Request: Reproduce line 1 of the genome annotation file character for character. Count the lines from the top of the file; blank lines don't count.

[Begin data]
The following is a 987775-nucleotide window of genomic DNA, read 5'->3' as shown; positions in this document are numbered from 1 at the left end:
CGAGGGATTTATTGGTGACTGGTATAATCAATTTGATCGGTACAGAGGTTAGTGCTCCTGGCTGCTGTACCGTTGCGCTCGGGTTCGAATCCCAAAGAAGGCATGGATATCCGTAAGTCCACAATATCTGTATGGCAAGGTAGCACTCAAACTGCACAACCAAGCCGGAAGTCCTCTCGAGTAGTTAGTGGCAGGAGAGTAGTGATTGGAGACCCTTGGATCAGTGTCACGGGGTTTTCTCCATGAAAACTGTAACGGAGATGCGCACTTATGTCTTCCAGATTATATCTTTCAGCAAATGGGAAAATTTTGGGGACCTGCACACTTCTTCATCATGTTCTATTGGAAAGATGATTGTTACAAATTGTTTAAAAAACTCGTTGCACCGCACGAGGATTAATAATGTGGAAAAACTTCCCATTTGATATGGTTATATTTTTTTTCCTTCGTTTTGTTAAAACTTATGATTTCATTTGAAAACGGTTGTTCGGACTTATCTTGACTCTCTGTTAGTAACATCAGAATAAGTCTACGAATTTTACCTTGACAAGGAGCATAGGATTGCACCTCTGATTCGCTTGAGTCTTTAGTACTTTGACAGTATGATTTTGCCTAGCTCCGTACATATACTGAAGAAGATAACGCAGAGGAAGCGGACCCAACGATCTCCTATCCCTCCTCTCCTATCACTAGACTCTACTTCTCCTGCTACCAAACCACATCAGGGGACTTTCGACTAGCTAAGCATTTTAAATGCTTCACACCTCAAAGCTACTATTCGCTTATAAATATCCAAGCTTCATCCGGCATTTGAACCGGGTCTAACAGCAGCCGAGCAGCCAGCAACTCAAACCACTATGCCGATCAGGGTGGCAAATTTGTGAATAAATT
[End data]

The following is a 987775-nucleotide window of genomic DNA, read 5'->3' as shown; positions in this document are numbered from 1 at the left end: